John also noted that the tauter wing structure made the aircraft more responsive in handling. Tornado could and still can do loops and rolls with ease …in experienced hands, of course. I don’t want to encourage anyone to do aerobatics without proper instruction.
“Tornado I was the first kit that we produced,” said John. “Nearly three decades after it was released, it is revered for its durability and longevity, thanks to its all metal airframe.” He admitted he didn’t know these airplanes would last so long and now finds himself competing with his own aircraft on the used market.
Titan went further on their website. “Combined with Titan Aircraft’s renowned reputation for high quality products, superior aircraft performance, and outstanding customer support, Tornado is sure to provide the pilot and kit builder a very pleasurable experience and a fantastic resale value.”
Obviously, Team Titan is proud of their achievement and, in support of those claims, more than 800 are flying, John reported at Sun ‘n Fun 2021.
“I do spend more time with our T-51 these days but every time I take someone up in Tornado, I always get out with a smile on my face.” As he said the words, his smile broaded with the memory.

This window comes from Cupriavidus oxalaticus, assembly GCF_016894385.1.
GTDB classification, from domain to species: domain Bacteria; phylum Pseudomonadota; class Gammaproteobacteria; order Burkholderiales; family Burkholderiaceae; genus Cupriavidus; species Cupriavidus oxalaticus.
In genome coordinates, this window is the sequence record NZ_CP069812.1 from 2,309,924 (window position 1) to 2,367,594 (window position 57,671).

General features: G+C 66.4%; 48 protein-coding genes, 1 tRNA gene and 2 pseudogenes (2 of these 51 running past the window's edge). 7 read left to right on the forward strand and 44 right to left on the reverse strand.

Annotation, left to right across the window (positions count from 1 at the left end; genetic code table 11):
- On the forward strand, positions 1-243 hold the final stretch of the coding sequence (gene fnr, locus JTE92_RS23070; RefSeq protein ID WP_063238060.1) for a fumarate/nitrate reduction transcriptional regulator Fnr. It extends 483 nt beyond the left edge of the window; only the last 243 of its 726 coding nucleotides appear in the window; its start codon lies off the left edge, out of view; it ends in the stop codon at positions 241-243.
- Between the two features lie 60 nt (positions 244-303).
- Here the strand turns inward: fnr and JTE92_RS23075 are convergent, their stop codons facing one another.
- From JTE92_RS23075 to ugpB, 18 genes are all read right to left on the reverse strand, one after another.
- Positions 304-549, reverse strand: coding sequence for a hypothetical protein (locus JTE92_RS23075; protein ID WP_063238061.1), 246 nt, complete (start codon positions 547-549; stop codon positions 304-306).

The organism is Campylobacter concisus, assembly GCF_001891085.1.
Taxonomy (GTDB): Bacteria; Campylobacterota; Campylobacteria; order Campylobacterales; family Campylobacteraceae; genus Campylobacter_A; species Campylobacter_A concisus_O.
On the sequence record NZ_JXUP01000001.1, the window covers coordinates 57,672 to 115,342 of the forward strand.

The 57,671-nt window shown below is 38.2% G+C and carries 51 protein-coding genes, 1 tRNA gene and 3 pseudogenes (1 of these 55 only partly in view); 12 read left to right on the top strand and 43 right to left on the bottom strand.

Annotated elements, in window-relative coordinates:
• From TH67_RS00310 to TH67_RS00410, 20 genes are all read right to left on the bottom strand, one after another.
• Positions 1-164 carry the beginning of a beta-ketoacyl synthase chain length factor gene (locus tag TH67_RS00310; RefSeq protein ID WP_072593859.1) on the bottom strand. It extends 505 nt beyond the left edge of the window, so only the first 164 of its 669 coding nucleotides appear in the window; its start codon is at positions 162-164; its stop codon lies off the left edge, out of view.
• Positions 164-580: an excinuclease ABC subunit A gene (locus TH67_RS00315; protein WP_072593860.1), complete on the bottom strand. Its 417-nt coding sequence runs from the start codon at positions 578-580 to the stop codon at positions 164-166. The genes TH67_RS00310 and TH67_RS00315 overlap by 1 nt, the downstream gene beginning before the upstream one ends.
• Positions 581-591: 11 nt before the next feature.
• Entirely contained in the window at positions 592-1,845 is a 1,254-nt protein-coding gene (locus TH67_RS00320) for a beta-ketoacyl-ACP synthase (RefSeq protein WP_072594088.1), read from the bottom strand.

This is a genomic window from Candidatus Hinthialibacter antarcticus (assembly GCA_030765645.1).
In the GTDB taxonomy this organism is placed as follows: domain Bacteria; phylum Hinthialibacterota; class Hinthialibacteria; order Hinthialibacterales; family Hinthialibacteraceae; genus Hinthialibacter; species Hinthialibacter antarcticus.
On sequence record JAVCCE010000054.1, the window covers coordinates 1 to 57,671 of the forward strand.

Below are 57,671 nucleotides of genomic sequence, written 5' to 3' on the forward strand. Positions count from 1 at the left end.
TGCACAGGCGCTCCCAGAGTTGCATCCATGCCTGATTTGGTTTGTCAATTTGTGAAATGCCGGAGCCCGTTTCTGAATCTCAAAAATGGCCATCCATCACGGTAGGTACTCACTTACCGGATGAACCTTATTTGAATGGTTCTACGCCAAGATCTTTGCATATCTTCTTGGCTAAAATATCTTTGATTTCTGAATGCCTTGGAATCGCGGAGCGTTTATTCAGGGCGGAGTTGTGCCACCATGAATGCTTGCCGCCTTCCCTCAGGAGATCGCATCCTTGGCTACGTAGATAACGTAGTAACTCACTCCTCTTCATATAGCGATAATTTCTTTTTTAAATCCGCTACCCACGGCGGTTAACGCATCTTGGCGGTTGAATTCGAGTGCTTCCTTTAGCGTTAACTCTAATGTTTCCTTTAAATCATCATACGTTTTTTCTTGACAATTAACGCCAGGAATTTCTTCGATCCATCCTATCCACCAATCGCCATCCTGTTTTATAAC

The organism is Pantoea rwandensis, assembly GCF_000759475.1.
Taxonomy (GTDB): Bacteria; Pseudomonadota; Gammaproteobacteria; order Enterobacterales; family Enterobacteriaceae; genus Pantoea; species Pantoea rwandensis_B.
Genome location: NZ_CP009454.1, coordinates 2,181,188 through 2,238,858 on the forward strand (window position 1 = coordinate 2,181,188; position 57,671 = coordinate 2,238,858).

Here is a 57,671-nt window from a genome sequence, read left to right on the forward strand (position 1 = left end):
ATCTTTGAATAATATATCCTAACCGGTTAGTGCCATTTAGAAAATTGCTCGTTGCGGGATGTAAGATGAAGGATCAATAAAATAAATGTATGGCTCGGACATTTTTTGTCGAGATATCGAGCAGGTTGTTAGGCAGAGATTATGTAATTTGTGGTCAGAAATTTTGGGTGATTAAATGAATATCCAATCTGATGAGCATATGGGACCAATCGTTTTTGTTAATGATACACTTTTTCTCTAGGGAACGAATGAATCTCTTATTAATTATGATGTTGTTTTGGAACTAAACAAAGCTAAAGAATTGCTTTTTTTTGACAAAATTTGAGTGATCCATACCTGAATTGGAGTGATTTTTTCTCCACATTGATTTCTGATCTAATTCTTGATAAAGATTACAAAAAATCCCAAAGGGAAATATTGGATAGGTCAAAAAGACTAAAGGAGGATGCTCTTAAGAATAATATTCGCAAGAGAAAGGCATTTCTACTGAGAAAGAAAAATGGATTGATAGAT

Four Tornado Models — The first model, Tornado I, had a jump seat with no aft controls …and not much room for a regular sized person in the aft seat. Customers asked for more room and following the D model, Titan created the Tornado S or “Stretch” model adding two inches of height and three inches of length. Customers wanted even more room, though, so their Super Stretch Tornado added another two inches of height and another three inches of length to make the SS version seen in the accompanying photos. A few inches makes a large difference inside the cabin. All models remain in production today.
“Our kit has an estimated build time of 150-300 hours and includes all required materials, components, and fasteners,” said John. Kits do not include engine, propeller, and instruments leaving that to customer preferences. “Our completion rate is around 90% because the build is fairly quick and easy — and because customers are motivated to get flying,” John added.